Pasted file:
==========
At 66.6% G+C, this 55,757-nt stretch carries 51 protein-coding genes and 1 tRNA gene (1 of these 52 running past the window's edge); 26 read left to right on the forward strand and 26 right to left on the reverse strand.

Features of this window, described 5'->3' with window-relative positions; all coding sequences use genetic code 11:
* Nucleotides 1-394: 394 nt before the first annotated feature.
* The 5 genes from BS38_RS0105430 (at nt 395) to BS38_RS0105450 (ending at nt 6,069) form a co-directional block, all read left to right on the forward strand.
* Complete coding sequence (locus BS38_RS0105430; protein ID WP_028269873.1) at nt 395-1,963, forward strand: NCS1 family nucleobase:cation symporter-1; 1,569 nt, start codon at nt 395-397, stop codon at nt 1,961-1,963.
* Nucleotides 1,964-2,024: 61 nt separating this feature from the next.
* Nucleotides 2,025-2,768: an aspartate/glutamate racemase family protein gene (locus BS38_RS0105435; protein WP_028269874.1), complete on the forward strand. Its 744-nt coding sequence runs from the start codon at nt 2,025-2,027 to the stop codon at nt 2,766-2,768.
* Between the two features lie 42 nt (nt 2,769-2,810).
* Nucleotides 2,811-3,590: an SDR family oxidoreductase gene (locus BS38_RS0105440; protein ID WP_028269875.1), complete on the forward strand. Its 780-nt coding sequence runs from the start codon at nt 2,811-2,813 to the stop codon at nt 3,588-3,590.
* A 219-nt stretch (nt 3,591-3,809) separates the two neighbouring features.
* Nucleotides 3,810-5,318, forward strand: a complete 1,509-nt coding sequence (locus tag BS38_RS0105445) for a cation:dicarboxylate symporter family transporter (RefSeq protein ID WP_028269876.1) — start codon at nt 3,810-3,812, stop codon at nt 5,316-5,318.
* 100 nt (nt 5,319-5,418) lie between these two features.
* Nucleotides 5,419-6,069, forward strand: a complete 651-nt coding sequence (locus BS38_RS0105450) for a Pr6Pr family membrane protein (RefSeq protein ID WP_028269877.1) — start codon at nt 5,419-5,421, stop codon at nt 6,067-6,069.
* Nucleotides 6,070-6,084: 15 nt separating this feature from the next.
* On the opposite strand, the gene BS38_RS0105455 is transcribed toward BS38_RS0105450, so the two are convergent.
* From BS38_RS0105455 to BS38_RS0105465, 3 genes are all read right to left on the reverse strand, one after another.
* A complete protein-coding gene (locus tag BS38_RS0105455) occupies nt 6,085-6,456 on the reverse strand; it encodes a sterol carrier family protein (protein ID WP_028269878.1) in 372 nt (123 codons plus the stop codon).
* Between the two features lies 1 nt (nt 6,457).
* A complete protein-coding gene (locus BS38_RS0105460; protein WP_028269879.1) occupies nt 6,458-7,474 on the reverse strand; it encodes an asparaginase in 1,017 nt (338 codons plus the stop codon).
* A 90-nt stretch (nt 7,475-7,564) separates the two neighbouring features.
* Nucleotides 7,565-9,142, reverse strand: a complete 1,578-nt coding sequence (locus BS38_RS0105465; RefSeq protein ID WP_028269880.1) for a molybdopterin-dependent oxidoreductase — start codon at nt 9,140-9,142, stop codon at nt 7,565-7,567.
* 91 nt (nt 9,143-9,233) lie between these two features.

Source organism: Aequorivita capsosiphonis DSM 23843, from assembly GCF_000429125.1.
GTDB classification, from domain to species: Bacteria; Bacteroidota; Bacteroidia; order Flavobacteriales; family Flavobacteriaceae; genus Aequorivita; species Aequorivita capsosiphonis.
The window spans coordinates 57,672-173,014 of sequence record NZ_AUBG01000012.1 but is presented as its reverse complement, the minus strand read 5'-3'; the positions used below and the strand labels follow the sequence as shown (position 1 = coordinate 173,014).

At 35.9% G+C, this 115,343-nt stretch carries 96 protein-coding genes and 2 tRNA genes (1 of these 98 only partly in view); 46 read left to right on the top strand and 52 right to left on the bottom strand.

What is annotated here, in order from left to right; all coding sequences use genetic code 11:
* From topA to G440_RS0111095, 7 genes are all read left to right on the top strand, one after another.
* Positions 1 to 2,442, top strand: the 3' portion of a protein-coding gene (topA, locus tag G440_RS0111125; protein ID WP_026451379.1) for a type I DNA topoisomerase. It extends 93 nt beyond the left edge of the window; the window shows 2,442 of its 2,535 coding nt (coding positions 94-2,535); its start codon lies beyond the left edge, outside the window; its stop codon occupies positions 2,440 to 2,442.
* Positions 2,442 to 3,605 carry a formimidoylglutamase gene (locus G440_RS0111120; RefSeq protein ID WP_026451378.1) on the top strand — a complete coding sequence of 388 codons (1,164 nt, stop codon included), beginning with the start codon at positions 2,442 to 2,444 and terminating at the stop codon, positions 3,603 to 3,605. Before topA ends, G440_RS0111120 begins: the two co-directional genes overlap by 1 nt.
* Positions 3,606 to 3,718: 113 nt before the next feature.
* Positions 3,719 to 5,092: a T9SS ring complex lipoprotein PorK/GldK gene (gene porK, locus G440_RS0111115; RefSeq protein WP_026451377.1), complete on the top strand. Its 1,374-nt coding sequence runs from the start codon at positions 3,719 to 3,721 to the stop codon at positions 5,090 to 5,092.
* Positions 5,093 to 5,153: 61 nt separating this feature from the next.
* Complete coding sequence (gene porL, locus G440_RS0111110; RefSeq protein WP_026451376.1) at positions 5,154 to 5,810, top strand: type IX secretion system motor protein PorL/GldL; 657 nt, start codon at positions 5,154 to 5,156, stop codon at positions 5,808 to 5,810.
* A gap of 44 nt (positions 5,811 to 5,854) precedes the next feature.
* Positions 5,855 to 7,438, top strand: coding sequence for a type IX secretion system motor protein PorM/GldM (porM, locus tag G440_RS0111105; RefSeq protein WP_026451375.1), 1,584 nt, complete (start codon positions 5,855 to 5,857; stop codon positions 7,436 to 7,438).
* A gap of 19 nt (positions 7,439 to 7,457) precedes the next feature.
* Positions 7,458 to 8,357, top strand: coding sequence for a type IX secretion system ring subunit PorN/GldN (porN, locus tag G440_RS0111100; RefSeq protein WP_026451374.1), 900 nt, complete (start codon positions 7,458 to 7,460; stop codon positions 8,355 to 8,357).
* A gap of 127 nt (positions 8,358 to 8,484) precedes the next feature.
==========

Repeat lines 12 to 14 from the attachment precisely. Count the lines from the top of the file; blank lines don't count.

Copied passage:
* 100 nt (nt 5,319-5,418) lie between these two features.
* Nucleotides 5,419-6,069, forward strand: a complete 651-nt coding sequence (locus BS38_RS0105450) for a Pr6Pr family membrane protein (RefSeq protein ID WP_028269877.1) — start codon at nt 5,419-5,421, stop codon at nt 6,067-6,069.
* Nucleotides 6,070-6,084: 15 nt separating this feature from the next.